Sales in Asia, which represent only nine percent of the group's total revenue, grew 21 percent.

The company, which was founded in California in the 1960s, wants to rebuild its presence in the United States, and is planning to open new branches there selling women's clothing.

In Australia, Parliament after much debate has voted to sell the government's controlling stake in the telecommunications giant Telstra. Politicians were worried that residents of the remote Australian outback would lose services once Telstra was privatized. The government stands to earn some $23 billion from the sale, which is expected next year.

Friday, September 16, 2005

US Removes China From Drug List

The White House says President Bush has removed China and Vietnam from the US government's list of major drug-transit or drug-producing countries.

In a statement, Thursday, the White House did not specifically say what led the president to make his decision. However, it noted that the decision-making process requires the president to consider a country's performance in areas such as reducing narcotics production.

The president is required to report annually to Congress on countries that the US government says are major drug-transiting or drug-producing nations. This year's list names Afghanistan, The Bahamas, Bolivia, Brazil, Burma, Colombia, the Dominican Republic, Ecuador, Guatemala, Haiti, India, Jamaica, Laos, Mexico, Nigeria, Pakistan, Panama, Paraguay, Peru and Venezuela.

The White House says Burma and Venezuela "failed demonstrably" to adhere to their obligations under international anti-narcotics agreements.

Thursday, September 15, 2005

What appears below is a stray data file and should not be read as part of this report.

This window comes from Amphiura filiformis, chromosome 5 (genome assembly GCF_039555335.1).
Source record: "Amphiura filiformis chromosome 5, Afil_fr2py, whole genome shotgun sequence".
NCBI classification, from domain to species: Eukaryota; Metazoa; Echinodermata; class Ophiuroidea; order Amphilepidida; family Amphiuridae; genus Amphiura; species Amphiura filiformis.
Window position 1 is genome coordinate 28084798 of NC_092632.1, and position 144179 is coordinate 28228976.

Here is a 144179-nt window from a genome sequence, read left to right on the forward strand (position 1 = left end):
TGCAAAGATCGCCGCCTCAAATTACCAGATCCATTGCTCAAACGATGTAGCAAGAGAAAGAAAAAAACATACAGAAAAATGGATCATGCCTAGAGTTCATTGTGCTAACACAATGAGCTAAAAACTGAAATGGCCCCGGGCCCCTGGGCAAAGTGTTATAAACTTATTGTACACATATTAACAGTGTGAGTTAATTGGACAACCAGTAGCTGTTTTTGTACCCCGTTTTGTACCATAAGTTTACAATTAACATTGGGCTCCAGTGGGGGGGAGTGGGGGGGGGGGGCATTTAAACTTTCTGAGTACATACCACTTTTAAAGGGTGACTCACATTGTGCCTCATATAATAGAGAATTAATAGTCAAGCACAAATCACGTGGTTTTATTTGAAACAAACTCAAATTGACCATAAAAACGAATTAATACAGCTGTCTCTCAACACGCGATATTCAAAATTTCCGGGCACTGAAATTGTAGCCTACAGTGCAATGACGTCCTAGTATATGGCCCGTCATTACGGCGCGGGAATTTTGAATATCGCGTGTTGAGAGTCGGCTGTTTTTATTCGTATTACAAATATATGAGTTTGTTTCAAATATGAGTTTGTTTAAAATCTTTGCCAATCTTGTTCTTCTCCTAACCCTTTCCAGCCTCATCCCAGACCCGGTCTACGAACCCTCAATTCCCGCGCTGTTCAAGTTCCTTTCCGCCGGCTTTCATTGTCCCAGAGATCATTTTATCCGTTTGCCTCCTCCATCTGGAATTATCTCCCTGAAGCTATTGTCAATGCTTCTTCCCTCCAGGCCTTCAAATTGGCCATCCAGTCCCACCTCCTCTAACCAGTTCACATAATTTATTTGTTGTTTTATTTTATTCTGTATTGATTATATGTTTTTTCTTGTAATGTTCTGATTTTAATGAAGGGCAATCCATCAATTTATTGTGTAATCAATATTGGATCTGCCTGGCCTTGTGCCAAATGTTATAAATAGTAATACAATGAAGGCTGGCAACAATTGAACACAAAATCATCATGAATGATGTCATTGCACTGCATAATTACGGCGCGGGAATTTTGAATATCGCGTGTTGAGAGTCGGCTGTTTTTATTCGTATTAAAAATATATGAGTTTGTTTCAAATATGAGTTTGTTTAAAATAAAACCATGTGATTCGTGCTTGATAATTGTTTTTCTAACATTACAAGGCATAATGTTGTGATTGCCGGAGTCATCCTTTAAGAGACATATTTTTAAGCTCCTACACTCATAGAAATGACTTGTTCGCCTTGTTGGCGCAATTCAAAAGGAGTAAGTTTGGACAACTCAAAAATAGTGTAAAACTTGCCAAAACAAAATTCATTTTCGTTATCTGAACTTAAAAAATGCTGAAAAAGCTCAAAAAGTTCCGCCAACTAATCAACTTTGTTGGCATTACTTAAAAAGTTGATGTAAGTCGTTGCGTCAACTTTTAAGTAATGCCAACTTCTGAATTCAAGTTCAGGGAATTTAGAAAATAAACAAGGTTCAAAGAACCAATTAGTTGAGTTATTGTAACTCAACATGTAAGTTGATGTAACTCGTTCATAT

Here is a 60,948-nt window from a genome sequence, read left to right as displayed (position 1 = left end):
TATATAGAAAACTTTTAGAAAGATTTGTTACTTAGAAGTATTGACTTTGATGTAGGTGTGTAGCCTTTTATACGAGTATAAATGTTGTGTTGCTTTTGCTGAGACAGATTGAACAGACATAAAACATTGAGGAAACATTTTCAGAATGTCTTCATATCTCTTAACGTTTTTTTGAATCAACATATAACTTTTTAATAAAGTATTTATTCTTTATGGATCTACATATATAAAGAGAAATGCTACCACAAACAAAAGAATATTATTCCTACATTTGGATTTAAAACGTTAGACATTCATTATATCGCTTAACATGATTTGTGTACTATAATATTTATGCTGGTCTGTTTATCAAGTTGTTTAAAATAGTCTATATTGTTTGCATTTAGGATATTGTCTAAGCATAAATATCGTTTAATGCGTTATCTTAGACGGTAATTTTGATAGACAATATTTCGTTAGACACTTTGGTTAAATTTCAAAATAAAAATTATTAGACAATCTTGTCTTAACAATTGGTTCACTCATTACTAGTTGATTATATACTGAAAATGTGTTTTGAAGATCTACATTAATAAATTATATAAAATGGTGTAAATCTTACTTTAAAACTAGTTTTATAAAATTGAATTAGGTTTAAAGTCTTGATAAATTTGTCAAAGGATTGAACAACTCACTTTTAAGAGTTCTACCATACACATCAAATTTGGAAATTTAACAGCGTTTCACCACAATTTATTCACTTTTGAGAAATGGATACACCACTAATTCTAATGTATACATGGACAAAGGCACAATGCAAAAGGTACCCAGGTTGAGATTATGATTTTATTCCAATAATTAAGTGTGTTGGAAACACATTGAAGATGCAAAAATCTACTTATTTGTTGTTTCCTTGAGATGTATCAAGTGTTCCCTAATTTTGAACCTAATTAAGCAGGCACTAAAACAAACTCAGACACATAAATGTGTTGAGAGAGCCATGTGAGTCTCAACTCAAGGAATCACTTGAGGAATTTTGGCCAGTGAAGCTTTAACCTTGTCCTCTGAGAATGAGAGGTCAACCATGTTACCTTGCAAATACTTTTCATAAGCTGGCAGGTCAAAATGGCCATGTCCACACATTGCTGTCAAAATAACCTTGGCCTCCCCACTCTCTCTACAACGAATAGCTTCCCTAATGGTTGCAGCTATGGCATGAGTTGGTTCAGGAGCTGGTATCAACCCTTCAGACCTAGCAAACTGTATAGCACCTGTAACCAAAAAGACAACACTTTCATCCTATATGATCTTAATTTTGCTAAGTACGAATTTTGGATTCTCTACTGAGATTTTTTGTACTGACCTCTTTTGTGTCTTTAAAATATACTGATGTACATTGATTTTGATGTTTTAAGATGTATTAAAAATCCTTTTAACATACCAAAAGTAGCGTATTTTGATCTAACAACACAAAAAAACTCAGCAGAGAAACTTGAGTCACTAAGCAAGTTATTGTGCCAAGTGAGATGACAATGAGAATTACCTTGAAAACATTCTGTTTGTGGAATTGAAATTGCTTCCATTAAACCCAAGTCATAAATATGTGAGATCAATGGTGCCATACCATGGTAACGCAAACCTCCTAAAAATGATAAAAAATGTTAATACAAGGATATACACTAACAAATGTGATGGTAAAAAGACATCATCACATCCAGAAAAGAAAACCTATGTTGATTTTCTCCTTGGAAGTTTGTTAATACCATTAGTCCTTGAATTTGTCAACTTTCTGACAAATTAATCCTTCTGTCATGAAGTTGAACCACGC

Toxic Chemical Found in Taiwan Fish

Taiwan authorities say they have found a cancer causing chemical in fresh fish from farms on the island, following recent scares in Hong Kong about tainted fish.

Health officials in Taiwan Thursday said tests at Taipei markets of grouper fish from farms in the south of the island turned up traces of the chemical, called malachite green.

The officials did not identify the farms, saying the investigation was continuing. Malachite green is used to treat certain kinds of infections in fish.

The development comes after Hong Kong health officials found the chemical in eels and other fish shipped from the mainland. Hong Kong said traces of the chemical had also turned up in some fish from Taiwan.

Business Leaders Warn WTO Meeting in Hong Kong 'on Verge of Failure'

With just three months to go before the World Trade Organization opens its Sixth Ministerial Conference in Hong Kong, business leaders and trade experts are expressing concern that not enough progress is being made to ensure a successful gathering.

WTO negotiators are working hard to prepare a crucial draft statement for the conference.

In an unusual step, six organizations of business executives from around the world recently sent a stern letter to the members of the World Trade Organization.

In blunt language, the letter said the six groups were deeply concerned that the WTO's Doha Development Agenda--a broad statement of goals and principles drafted four years ago--"is on the verge of failure."

The groups are from Australia, Canada, Europe, Japan, Mexico and the United States. They urged WTO nations to work harder to complete the first draft of a Ministerial Declaration, which will form the basis of negotiations in Hong Kong. Without a solid, detailed draft, the groups say, the meeting will not achieve its goal of expanding world trade.